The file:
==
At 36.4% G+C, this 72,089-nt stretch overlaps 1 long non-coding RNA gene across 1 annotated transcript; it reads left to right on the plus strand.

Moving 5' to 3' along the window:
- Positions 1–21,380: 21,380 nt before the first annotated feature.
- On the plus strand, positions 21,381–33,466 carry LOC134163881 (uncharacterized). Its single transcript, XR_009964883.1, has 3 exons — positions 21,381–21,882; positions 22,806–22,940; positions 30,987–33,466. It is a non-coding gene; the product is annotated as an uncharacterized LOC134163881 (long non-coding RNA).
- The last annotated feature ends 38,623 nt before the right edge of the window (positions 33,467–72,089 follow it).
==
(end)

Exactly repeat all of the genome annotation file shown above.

At 36.4% G+C, this 72,089-nt stretch overlaps 1 long non-coding RNA gene across 1 annotated transcript; it reads left to right on the plus strand.

Moving 5' to 3' along the window:
- Positions 1–21,380: 21,380 nt before the first annotated feature.
- On the plus strand, positions 21,381–33,466 carry LOC134163881 (uncharacterized). Its single transcript, XR_009964883.1, has 3 exons — positions 21,381–21,882; positions 22,806–22,940; positions 30,987–33,466. It is a non-coding gene; the product is annotated as an uncharacterized LOC134163881 (long non-coding RNA).
- The last annotated feature ends 38,623 nt before the right edge of the window (positions 33,467–72,089 follow it).